The ink is dry on the proposed 2022 budget that Superior Mayor Jim Paine presented to the City Council; now the discussion (and an eventual approval vote) await. In it, the Mayor promises elimination of debt, expanded public transit, emergency services (fire and police) improvements, street maintenance, a city-owned internet network, almost $1 million in community grants and public art, and more - without an increases in taxes or fees.

The Mayor provided the snapshot of what's included in a post on social media.  Mayor Paine often uses the social media platform as a way to be connected and stay connected with constituents.  The plans were also detailed in an article in the Superior Telegram.

Nick Cooper - TSM Duluth

While the budget is often looked at as one operating tool, the Mayor asked city councilors to look at the proposed 2022 budget through a different prism.  He shared, "[w]hat I'm going to present to you are four distinct policies that I'll ask you to take together because they work very carefully together". Those four "policies" of the budget are broken down as follows:

  • General fund
  • Capital improvements
  • Budget surplus
  • Revolving grants

Perhaps the largest piece of the proposed 2022 city budget is the General Fund.  The proposal for the upcoming year clocks in at around $32.2 million.  Expenses included within the scope of the General Fund include "employee wages, benefits, and general operating expenses for city services" so it's easy to see why the dollar amount here is so high.  Included in the plans are additional staffing positions for the fire department and the parks department.  Training for staff is also budgeted into the process.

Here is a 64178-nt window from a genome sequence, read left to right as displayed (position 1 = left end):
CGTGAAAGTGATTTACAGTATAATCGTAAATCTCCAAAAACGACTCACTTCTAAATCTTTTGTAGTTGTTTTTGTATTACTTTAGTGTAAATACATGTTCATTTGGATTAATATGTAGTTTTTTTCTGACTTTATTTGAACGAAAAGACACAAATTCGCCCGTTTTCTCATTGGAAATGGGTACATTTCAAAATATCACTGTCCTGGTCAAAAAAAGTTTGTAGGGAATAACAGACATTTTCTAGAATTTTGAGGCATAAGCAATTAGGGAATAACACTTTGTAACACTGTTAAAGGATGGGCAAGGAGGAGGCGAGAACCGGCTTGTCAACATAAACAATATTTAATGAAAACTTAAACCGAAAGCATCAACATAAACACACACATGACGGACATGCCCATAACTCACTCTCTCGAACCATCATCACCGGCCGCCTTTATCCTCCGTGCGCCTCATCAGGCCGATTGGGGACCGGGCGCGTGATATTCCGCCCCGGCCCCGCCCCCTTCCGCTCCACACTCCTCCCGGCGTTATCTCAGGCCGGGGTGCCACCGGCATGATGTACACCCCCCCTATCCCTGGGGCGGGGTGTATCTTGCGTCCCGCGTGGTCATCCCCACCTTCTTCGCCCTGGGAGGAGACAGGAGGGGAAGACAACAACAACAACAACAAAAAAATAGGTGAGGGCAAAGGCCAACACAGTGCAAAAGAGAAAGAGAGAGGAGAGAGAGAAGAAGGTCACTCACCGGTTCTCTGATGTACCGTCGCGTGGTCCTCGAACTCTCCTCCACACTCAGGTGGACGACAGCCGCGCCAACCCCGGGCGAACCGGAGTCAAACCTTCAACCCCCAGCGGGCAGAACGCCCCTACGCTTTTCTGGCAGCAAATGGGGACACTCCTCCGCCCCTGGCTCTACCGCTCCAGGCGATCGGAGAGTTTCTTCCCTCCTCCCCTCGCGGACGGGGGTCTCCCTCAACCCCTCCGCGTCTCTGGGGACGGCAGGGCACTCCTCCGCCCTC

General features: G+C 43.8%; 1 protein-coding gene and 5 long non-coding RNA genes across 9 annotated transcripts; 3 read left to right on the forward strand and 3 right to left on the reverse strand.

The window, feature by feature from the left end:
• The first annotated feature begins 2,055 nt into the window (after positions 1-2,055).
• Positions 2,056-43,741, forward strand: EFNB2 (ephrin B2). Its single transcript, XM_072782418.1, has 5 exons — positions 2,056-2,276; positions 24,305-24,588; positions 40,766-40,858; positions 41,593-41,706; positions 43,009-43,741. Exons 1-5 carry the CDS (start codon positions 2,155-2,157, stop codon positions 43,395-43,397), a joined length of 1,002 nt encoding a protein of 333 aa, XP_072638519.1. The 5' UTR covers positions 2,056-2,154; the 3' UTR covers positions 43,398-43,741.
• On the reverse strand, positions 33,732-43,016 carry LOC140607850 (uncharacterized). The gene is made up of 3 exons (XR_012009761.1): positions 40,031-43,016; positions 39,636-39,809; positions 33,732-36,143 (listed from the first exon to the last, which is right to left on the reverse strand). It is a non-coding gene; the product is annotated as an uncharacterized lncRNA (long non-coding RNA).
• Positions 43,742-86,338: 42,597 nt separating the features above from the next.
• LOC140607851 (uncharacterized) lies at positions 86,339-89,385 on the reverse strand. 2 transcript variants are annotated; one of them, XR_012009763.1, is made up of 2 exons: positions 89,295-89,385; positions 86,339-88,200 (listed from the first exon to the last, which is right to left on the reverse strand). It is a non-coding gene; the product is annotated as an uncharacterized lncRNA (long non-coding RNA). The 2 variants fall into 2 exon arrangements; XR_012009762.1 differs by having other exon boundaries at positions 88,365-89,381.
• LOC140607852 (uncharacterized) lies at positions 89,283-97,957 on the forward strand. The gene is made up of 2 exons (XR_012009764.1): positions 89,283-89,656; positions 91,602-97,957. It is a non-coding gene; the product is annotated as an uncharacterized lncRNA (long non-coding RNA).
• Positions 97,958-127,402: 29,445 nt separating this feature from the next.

Those additional positions come without an subsequent deficits in future years.  This is a fact that Mayor Paine is especially proud of:

"One of the most remarkable things I've been able to do this year that I've never been able to do...the future projected deficits are all zero.  We have always projected a deficit for every subsequent year because of the increase in costs.  We've eliminated all those deficits."

According to the Superior Telegram, "Two-thirds of all spending goes to pay for public works and public safety."

Nick Cooper - TSM Duluth

In regards to the Capital improvements being proposed, most fall within the broad category of what would be considered standard for a budget.  Street maintenance, sidewalks, park improvements, and capital equipment for emergency services like police, fire, and public works.  One surprise, though was the inclusion of funding for Connect Superior - the "proposal to build a city-owned fiber optic network for high speed internet".  $150,000 was included in the budget specifically earmarked for Connect Superior.

The third part of the budget proposal takes up the budget surplus.  The additonal funds were left from the 2020 budget.  According to that article in the Telegram, the thrust of what the city would aim to do with the surplus funds would fall towards "bolster[ing] the property revaluation fund, liability insurance fund, capitol improvement fund, economic development, and the new revolving grant fund".  Mayor Paine added that "[t]h fiscal health of the city is a priority when it comes to spending surplus revenue.  With a health surplus....money should go to protect internal funds and mitigate against disasters."

Nick Cooper - TSM Duluth

In regards to the revolving grants, the funding would be used to finance large scale, highly-visible works.  The Mayor's proposed budget gives some specific examples.  "If funded by the council, those projects could include a giant mural on a grain elevator, recreating the Grand Army of the Republic Arch at Broadway Street and Tower Avenue, and an expansion of the Veterans Memorial".

Now that the budget has been submitted, the next steps are in the Superior City Council's hands.  The "earliest a decision could likely be made is the council's next meeting on September 21".  Meanwhile, the final deadline date to have an approved budget for 2022 on the books is October 5.

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